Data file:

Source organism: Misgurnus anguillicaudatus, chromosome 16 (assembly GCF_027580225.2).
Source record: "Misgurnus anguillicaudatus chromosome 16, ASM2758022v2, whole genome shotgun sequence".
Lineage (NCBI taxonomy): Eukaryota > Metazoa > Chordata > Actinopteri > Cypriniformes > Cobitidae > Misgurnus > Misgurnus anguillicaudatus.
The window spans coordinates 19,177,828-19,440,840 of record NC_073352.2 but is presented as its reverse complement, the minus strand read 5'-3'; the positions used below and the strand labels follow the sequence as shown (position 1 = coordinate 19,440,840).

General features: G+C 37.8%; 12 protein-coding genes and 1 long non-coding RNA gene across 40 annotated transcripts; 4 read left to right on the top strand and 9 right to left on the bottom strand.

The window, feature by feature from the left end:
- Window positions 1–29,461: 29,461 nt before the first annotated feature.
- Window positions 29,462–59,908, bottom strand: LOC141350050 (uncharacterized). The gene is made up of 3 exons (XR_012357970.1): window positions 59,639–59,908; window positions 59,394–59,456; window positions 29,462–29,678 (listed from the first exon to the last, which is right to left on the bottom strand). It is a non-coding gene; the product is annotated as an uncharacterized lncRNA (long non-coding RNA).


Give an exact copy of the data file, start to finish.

Source organism: Misgurnus anguillicaudatus, chromosome 16 (assembly GCF_027580225.2).
Source record: "Misgurnus anguillicaudatus chromosome 16, ASM2758022v2, whole genome shotgun sequence".
Lineage (NCBI taxonomy): Eukaryota > Metazoa > Chordata > Actinopteri > Cypriniformes > Cobitidae > Misgurnus > Misgurnus anguillicaudatus.
The window spans coordinates 19,177,828-19,440,840 of record NC_073352.2 but is presented as its reverse complement, the minus strand read 5'-3'; the positions used below and the strand labels follow the sequence as shown (position 1 = coordinate 19,440,840).

General features: G+C 37.8%; 12 protein-coding genes and 1 long non-coding RNA gene across 40 annotated transcripts; 4 read left to right on the top strand and 9 right to left on the bottom strand.

The window, feature by feature from the left end:
- Window positions 1–29,461: 29,461 nt before the first annotated feature.
- Window positions 29,462–59,908, bottom strand: LOC141350050 (uncharacterized). The gene is made up of 3 exons (XR_012357970.1): window positions 59,639–59,908; window positions 59,394–59,456; window positions 29,462–29,678 (listed from the first exon to the last, which is right to left on the bottom strand). It is a non-coding gene; the product is annotated as an uncharacterized lncRNA (long non-coding RNA).